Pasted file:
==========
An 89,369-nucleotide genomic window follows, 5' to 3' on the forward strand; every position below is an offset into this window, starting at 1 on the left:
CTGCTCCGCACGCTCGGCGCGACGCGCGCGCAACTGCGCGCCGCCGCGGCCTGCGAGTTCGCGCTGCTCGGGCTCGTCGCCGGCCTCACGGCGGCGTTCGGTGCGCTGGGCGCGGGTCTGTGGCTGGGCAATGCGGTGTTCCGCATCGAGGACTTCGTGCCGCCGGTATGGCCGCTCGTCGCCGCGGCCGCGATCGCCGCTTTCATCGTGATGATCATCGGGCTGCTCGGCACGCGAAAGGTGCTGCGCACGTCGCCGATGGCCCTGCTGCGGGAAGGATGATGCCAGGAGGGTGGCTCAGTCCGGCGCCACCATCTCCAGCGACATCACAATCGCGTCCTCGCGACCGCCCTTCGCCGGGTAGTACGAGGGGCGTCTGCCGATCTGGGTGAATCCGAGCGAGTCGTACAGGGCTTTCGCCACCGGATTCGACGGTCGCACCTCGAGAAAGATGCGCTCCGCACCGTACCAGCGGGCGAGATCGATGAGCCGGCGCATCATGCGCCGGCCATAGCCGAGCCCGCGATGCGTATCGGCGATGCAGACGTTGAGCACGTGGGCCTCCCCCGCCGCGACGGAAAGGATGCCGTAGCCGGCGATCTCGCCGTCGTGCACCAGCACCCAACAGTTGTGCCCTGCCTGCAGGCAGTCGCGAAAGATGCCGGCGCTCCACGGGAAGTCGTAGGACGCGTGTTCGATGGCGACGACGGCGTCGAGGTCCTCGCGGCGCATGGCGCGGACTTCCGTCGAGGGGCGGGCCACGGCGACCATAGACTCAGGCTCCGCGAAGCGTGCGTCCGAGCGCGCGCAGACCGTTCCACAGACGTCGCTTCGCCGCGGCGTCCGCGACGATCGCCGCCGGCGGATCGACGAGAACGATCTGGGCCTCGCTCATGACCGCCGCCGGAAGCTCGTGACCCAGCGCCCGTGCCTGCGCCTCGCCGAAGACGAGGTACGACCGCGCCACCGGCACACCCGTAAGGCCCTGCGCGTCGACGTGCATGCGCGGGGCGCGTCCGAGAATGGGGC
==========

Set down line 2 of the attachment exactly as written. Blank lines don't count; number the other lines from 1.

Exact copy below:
CTGCTCCGCACGCTCGGCGCGACGCGCGCGCAACTGCGCGCCGCCGCGGCCTGCGAGTTCGCGCTGCTCGGGCTCGTCGCCGGCCTCACGGCGGCGTTCGGTGCGCTGGGCGCGGGTCTGTGGCTGGGCAATGCGGTGTTCCGCATCGAGGACTTCGTGCCGCCGGTATGGCCGCTCGTCGCCGCGGCCGCGATCGCCGCTTTCATCGTGATGATCATCGGGCTGCTCGGCACGCGAAAGGTGCTGCGCACGTCGCCGATGGCCCTGCTGCGGGAAGGATGATGCCAGGAGGGTGGCTCAGTCCGGCGCCACCATCTCCAGCGACATCACAATCGCGTCCTCGCGACCGCCCTTCGCCGGGTAGTACGAGGGGCGTCTGCCGATCTGGGTGAATCCGAGCGAGTCGTACAGGGCTTTCGCCACCGGATTCGACGGTCGCACCTCGAGAAAGATGCGCTCCGCACCGTACCAGCGGGCGAGATCGATGAGCCGGCGCATCATGCGCCGGCCATAGCCGAGCCCGCGATGCGTATCGGCGATGCAGACGTTGAGCACGTGGGCCTCCCCCGCCGCGACGGAAAGGATGCCGTAGCCGGCGATCTCGCCGTCGTGCACCAGCACCCAACAGTTGTGCCCTGCCTGCAGGCAGTCGCGAAAGATGCCGGCGCTCCACGGGAAGTCGTAGGACGCGTGTTCGATGGCGACGACGGCGTCGAGGTCCTCGCGGCGCATGGCGCGGACTTCCGTCGAGGGGCGGGCCACGGCGACCATAGACTCAGGCTCCGCGAAGCGTGCGTCCGAGCGCGCGCAGACCGTTCCACAGACGTCGCTTCGCCGCGGCGTCCGCGACGATCGCCGCCGGCGGATCGACGAGAACGATCTGGGCCTCGCTCATGACCGCCGCCGGAAGCTCGTGACCCAGCGCCCGTGCCTGCGCCTCGCCGAAGACGAGGTACGACCGCGCCACCGGCACACCCGTAAGGCCCTGCGCGTCGACGTGCATGCGCGGGGCGCGTCCGAGAATGGGGC